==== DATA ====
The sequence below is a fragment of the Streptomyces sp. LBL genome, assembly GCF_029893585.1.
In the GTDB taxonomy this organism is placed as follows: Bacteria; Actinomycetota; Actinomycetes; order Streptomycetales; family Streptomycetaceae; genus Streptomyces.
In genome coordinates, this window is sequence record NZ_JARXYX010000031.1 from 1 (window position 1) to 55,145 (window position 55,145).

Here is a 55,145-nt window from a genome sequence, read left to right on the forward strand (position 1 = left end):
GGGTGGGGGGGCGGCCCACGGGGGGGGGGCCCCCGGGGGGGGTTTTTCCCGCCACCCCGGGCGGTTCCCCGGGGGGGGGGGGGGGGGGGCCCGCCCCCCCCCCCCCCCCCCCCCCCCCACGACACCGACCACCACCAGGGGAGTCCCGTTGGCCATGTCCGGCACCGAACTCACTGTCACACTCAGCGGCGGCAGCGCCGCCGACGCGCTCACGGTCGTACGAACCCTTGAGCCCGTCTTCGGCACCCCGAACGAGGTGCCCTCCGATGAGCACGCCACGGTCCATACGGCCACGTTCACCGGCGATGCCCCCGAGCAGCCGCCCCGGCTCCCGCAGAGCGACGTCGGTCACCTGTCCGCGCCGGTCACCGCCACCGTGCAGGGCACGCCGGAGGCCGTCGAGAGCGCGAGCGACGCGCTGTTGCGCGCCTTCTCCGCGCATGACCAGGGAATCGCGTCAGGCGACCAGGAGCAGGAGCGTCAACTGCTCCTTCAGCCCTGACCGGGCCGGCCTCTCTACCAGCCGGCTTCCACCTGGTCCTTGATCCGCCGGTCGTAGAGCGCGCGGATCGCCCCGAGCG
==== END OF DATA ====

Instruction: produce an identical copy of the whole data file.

The sequence below is a fragment of the Streptomyces sp. LBL genome, assembly GCF_029893585.1.
In the GTDB taxonomy this organism is placed as follows: Bacteria; Actinomycetota; Actinomycetes; order Streptomycetales; family Streptomycetaceae; genus Streptomyces.
In genome coordinates, this window is sequence record NZ_JARXYX010000031.1 from 1 (window position 1) to 55,145 (window position 55,145).

Here is a 55,145-nt window from a genome sequence, read left to right on the forward strand (position 1 = left end):
GGGTGGGGGGGCGGCCCACGGGGGGGGGGCCCCCGGGGGGGGTTTTTCCCGCCACCCCGGGCGGTTCCCCGGGGGGGGGGGGGGGGGGGCCCGCCCCCCCCCCCCCCCCCCCCCCCCCACGACACCGACCACCACCAGGGGAGTCCCGTTGGCCATGTCCGGCACCGAACTCACTGTCACACTCAGCGGCGGCAGCGCCGCCGACGCGCTCACGGTCGTACGAACCCTTGAGCCCGTCTTCGGCACCCCGAACGAGGTGCCCTCCGATGAGCACGCCACGGTCCATACGGCCACGTTCACCGGCGATGCCCCCGAGCAGCCGCCCCGGCTCCCGCAGAGCGACGTCGGTCACCTGTCCGCGCCGGTCACCGCCACCGTGCAGGGCACGCCGGAGGCCGTCGAGAGCGCGAGCGACGCGCTGTTGCGCGCCTTCTCCGCGCATGACCAGGGAATCGCGTCAGGCGACCAGGAGCAGGAGCGTCAACTGCTCCTTCAGCCCTGACCGGGCCGGCCTCTCTACCAGCCGGCTTCCACCTGGTCCTTGATCCGCCGGTCGTAGAGCGCGCGGATCGCCCCGAGCG